On the topic of abortion, which you dedicate an entire chapter of your book to, what would the implications of this technology be for this area of reproductive rights? What do these bioethicists mean when they say the artificial womb could ‘solve’ abortion?


Many of these commentators are approaching abortion as a moral issue that requires a solution. I fundamentally differ from this view because I don't think that abortion is a moral problem.


In the first instance, many of these commentators are approaching abortion as a moral issue that requires a solution. I fundamentally differ from this view because I don't think that abortion is a moral problem. I think it is a form of health care and a human right. So there's a fundamental divergence there. But as it stands, the moral argument for abortion is that for someone to remain pregnant against their will is egregious and it undermines their bodily autonomy. And so we allow for the termination of foetuses, which they frame as a moral ill, because the enforcing of pregnancy would be a more significant moral ill. From this, they propose that an artificial womb could resolve the debate between pro-choice and anti-abortion because it will allow the foetus to be gestated externally, and therefore to survive without impeding the pregnant person's bodily autonomy.

This premise, whilst concerning for people who don’t want to be forced to bring their genetic offspring into the world, is surely also hugely impractical - buying into this ‘solution’ only throws up more issues, such as who are the legal parents of the resulting child and who is responsible for its care, so it quickly becomes unviable. Yet this technology would still fundamentally undermine most abortion policy, which rests on foetal viability. In the UK, abortion is only allowed before 24 weeks because that's when a foetus can survive outside the womb. But in theory, successful ectogenesis would mean that the foetus could survive from a very early stage, maybe even from conception. Contrary to the proposed ‘solution’ to abortion using artificial wombs, this technology might force the legislation itself to change - legislators might have to acknowledge the pregnant person’s rights, as opposed to weighing this moral dilemma, as you say.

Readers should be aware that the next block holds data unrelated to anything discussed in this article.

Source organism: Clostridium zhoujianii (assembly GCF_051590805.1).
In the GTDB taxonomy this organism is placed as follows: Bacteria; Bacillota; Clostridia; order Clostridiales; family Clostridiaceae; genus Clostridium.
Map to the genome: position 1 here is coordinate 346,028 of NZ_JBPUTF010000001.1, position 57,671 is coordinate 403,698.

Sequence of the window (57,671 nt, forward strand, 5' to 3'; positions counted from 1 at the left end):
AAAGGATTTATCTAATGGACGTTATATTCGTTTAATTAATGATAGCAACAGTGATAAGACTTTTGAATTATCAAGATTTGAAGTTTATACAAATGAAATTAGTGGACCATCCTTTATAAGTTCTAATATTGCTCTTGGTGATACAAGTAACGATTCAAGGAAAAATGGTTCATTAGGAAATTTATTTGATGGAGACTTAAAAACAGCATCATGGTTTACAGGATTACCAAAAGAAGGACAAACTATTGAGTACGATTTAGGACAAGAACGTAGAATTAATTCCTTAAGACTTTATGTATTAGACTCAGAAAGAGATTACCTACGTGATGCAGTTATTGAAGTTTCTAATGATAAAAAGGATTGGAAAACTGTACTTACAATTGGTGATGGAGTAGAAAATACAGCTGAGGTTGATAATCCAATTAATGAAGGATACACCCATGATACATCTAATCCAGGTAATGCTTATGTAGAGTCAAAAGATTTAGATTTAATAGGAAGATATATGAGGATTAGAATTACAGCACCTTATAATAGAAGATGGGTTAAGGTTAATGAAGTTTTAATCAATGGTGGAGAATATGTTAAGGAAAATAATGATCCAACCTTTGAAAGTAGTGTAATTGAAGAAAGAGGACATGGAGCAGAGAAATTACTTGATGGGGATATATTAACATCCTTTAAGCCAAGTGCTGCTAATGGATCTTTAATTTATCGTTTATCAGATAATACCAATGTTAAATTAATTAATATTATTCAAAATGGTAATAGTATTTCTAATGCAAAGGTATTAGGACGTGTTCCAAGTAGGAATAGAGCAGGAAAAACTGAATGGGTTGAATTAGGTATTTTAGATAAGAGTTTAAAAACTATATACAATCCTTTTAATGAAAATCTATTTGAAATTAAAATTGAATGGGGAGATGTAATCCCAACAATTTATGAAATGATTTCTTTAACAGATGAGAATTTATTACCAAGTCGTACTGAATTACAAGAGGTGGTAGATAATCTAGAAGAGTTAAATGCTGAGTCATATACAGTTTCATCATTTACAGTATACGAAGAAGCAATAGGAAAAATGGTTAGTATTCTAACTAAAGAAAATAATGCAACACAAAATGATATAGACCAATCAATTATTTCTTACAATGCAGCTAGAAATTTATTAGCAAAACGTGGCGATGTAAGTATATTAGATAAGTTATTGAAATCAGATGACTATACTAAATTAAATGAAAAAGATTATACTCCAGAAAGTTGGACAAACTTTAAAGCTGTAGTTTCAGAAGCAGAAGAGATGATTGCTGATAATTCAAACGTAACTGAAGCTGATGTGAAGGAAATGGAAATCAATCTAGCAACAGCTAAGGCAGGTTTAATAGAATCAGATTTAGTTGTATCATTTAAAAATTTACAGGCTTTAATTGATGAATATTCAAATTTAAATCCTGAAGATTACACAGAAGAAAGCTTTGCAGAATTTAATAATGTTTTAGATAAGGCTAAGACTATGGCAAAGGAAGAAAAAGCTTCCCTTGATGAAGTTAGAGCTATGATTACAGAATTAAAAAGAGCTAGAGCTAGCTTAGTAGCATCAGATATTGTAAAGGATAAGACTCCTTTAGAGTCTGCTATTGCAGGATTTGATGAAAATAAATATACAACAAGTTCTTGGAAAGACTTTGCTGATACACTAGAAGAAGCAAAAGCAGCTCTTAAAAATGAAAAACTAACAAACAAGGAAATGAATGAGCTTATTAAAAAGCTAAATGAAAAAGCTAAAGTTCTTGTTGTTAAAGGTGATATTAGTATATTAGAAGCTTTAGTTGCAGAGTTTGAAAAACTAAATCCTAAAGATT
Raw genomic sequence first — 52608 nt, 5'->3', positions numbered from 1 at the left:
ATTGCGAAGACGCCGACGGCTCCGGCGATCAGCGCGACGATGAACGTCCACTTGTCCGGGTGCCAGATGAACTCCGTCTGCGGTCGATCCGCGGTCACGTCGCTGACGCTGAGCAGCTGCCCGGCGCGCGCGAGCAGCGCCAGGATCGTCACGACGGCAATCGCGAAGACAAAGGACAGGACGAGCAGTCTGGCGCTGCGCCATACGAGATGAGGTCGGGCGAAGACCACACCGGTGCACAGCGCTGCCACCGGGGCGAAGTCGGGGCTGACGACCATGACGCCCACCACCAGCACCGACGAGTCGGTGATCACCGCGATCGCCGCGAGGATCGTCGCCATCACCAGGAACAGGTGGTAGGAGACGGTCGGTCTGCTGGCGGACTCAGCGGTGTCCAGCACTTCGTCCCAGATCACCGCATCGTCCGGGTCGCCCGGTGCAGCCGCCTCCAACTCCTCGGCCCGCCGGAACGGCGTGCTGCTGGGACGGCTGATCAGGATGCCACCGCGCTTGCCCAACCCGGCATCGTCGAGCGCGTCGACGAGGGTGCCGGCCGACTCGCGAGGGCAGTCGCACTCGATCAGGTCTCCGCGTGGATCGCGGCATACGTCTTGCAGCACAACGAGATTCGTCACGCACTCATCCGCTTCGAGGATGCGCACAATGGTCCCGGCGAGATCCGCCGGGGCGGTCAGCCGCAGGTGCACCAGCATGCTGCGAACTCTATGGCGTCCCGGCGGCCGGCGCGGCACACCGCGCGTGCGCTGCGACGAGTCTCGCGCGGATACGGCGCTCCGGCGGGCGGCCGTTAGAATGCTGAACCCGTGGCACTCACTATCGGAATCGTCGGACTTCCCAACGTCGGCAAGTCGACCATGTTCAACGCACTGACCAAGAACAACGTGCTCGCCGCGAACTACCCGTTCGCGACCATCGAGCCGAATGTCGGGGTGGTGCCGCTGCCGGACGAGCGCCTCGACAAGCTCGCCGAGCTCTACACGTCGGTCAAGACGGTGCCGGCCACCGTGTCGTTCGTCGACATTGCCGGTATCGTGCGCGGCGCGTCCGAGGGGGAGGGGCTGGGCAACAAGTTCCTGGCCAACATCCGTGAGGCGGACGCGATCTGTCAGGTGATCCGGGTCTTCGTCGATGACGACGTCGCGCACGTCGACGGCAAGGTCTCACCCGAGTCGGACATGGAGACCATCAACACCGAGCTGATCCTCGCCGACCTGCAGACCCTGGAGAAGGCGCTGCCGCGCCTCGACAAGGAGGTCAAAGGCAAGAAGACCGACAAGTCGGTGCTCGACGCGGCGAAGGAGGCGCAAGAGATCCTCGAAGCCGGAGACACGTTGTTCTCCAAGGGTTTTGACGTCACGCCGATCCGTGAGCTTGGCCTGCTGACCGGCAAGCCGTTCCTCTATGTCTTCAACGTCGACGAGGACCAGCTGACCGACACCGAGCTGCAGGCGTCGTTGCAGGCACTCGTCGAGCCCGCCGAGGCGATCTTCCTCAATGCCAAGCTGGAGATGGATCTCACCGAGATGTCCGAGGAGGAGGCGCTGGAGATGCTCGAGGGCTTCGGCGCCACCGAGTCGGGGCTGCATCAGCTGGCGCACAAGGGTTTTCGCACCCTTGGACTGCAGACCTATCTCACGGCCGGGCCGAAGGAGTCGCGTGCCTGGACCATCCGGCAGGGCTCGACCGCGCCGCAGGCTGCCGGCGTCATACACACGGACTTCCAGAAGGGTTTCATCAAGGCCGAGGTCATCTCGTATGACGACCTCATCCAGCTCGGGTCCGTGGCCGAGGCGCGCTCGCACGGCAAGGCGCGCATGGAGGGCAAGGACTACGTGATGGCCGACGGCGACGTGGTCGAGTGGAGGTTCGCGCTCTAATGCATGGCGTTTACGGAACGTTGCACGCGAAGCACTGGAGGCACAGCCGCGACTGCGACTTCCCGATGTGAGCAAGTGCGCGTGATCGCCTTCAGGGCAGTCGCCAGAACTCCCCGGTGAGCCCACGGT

I think you're totally bang on; while some bioethicists conclude that the artificial womb will challenge abortion legislation such that abortion is no longer permitted, from my perspective the conclusion they're actually pointing to is that abortion legislation is outdated and insufficient to protect people. So I think that what this technology and this discourse really brings to light is that these kinds of laws are just not fit for purpose anymore.

This technology has far-reaching implications beyond reproductive rights; how might the artificial womb impact the gender pay gap and women's economic standing?

I think what we're talking about is a problem of social policies. In the vast majority of cases, the person who isn’t gestating, and especially fathers, tend not to get time off work, creating a real imbalance. That is very gender biased, and in Eve I do discuss the ‘motherhood penalty’ for women in the workplace. And there are still so many issues around insufficient leave, both for the person that is gestating and for any other partners that are involved. And there is currently an implicit expectation that if you are a mother, you will shift into this space where your role is to, by default, care for your children. To give an example from my own life, there is currently a massive childcare crisis where I live in Canada, to the extent that my family is on waitlists for about ten daycares in the city and there are no day-care spaces. And the default implication is that there is a mother at home who is going to take on that labour. And similar crises are occurring all over the world; these are massive failures of social policy. All to say that an artificial womb, unfortunately, would not pose a solution to those problems of social policy. Having said that, again, I think it's important to leave space for imagining - what if we were to address these social problems? Could we then have a situation where the technology could be used in ways that diversified what was possible within a family? So, for example, could artificial wombs enable a baby to be gestated by a family on the whole, or by a community or several friends? I think it's interesting to still imagine that possibility.